WATSONVILLE—The group leading the drive to recall Pajaro Valley Unified School District Trustee Georgia Acosta planned to file its petition Thursday, and organizers predict they will soon begin gathering the signatures needed to get the issue on the ballot.
“We’re primed and ready, we’re in this for a good election contest, and we think the community deserves to know how they’re not being represented. And they deserve better representation,” Carol Turley, a member of the Committee to Recall Georgia Acosta, said in an interview Wednesday.
In addition, Acosta has submitted a response that will be included with the official campaign literature if the item does go before voters. The 198-word statement, filed with the Santa Cruz County Clerk on May 24, was the first time Acosta responded to several allegations outlined by the recall committee.
This includes missing numerous board meetings, firing PVUSD Superintendent Michelle Rodriguez without explanation to the community, failure to participate in any committees and trying to stifle public comment, among other things.
“My primary focus has always been to benefit the students, families, employees and taxpayers of the PVUSD,” Acosta wrote.
In her response, Acosta also states that she has battled cancer for the past few years, and that she has attended more than 85% of the meetings during her time on the board. A May 13 Pajaronian investigation found that Acosta has missed a total of 28 out of 135 possible meetings, which is a little more than 20%.
PVUSD Trustee Kim De Serpa, who has served on the board since 2010, said that Acosta’s cancer disclosure came as a surprise.
“In all the years we have served on the board together she never let on that she was ill,” De Serpa stated in a text message. “To my knowledge she never provided notice to the superintendent’s office nor to a sitting President that she would be absent. She simply wouldn’t show up. Similarly, her late entrances and early departures were always unexplained. The trustees are a group of caring individuals and I know we all wish her well.”
Fourth District Supervisor Greg Caput and District 7 City Councilwoman Ari Parker were listed as supporters in Acosta’s response along with various community organizers and business owners, including Ed Kelly, Kathy Oliver and Barbie Gomez.
Acosta also says that she has been an “independent voice in education,” and that she protested “financial improprieties” in the district.
In addition, Acosta wrote that she has been subject to intimidation and bullying against dissenting opinions.
Acosta also says she has been outspoken about improper hiring practices by the district, and fought against hiring unqualified teachers.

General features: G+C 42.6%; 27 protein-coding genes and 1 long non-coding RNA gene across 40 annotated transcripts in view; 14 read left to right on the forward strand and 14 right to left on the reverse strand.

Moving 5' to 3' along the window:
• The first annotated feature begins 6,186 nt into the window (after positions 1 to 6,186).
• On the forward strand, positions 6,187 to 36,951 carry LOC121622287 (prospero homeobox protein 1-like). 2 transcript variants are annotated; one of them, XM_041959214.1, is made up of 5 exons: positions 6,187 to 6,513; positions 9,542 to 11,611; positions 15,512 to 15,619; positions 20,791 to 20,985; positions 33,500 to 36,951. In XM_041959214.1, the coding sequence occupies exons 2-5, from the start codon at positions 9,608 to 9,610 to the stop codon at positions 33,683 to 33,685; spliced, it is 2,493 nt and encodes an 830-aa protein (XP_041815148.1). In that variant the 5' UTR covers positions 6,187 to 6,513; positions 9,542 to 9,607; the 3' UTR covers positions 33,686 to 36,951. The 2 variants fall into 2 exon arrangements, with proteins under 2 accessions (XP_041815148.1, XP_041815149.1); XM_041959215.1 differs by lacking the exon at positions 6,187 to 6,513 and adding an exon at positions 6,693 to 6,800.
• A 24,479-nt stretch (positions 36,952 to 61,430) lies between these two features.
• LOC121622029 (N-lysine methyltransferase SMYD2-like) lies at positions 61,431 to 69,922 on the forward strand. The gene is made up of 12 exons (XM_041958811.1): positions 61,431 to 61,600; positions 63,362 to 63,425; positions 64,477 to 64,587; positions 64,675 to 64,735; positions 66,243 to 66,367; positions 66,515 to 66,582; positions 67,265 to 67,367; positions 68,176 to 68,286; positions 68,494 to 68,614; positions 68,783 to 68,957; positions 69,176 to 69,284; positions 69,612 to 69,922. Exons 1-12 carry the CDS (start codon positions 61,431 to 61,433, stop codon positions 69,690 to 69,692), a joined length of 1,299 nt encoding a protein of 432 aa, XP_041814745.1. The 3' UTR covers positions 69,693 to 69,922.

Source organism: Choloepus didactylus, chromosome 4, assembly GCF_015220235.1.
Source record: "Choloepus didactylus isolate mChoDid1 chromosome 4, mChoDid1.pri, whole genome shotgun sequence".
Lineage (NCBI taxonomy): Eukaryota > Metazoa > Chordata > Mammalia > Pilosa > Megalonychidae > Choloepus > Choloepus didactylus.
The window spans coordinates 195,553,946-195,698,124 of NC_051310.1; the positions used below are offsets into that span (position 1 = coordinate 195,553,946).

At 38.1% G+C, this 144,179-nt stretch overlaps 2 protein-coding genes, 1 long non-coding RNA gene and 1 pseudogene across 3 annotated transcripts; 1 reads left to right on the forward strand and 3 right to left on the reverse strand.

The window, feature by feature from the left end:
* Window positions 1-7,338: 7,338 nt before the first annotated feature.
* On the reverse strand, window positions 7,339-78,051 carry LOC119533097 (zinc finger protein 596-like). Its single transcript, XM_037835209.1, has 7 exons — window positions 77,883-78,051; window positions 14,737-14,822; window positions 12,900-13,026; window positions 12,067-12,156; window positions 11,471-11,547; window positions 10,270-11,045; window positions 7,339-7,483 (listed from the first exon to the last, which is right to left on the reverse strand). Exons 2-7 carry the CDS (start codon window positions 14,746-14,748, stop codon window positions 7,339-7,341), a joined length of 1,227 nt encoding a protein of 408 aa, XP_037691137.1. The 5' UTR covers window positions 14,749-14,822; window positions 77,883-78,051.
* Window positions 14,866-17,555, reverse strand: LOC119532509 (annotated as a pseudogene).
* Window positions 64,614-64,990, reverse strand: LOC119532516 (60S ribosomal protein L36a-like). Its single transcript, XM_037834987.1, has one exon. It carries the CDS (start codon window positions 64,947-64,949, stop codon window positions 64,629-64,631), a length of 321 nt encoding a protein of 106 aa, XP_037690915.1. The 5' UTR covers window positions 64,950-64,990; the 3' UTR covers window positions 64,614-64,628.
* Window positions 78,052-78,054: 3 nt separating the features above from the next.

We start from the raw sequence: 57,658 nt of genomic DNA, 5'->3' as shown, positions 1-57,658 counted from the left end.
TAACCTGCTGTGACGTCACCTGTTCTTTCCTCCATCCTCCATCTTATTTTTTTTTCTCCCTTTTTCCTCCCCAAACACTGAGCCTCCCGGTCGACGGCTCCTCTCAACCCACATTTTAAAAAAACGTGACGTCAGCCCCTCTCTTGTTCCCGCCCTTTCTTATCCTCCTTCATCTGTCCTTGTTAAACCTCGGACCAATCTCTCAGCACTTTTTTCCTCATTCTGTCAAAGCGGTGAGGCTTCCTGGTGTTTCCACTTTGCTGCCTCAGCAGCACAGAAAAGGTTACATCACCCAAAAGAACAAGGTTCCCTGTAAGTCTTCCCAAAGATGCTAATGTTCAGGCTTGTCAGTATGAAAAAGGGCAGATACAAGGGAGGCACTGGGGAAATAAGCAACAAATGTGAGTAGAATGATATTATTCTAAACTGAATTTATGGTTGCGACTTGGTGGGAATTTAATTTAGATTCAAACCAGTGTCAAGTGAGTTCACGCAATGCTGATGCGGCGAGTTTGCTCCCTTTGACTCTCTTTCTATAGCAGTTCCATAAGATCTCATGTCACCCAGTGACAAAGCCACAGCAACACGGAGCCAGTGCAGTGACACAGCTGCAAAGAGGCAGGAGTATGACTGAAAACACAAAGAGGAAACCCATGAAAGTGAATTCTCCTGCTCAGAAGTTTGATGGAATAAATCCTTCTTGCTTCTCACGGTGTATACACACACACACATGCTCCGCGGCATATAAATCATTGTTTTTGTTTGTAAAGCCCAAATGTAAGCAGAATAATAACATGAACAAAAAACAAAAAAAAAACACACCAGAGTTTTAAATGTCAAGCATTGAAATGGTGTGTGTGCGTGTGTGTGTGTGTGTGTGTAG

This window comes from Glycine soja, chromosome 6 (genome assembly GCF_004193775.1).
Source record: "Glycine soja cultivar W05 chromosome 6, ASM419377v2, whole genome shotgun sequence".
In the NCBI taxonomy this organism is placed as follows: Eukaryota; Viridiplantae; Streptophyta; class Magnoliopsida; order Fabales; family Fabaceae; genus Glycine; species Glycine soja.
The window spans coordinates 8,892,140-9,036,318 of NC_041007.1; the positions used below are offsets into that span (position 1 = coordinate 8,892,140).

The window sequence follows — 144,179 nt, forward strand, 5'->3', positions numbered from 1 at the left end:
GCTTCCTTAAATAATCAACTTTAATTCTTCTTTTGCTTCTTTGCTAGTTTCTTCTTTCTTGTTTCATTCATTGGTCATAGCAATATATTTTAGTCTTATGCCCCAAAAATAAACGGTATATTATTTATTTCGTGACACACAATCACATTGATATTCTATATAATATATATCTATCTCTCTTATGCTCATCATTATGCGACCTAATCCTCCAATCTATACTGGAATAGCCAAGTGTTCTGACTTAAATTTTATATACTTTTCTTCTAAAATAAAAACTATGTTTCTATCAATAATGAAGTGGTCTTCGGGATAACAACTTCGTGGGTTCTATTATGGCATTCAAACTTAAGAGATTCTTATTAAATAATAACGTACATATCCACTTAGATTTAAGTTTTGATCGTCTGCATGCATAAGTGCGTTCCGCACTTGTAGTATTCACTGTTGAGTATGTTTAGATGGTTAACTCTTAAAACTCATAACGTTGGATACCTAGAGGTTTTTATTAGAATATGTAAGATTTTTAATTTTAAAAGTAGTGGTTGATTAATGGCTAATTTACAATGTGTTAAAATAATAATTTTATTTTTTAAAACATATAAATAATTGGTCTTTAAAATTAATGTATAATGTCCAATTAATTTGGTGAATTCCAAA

But it is not unusual for the district to hire uncredentialed educators, says recall committee member Jane Barr, a former PVUSD trustee. She says that many teachers coming out of college are not credentialed, and earn theirs during their first two years on the job.
The response also states that Acosta objected to “inappropriate PVUSD relationships with District Leadership/Superintendent.”
Acosta did not respond to a call, text message and email asking her to expand on these statements.
In response to Acosta’s claim that she “supported working families that need their children safely back to in-person instruction,” Turley points out that Acosta held up a vote to get teachers immunized and back into the classroom when she reportedly led efforts to fire Superintendent Rodriguez.
“So I don’t see that statement as true,” Turley said.
The statement ends with Acosta calling on the public to “Stop the Witch-hunt that could Cost Taxpayers up to $100,000!”
It is not likely to cost that much for the special election, which organizers hope to bring to voters in March 2022.
Santa Cruz County Clerk Tricia Webber says it will cost between $5 and $9 per registered voter in Acosta’s trustee area, which on Wednesday was 8,592. That would make the possible cost between $42,960 and $77,328.
Barr and Turley declined to comment on Acosta’s disclosure of her battle with cancer. But they said that she could have called in to say she would be absent.
“There is no reason not to be working with her own district and her own board to inform them she can’t attend meetings, and apparently from what I understand she has never once called in to say she would be absent,” Barr said.
The committee will have 90 days to gather roughly 2,500 signatures needed after the County Clerk verifies its petition.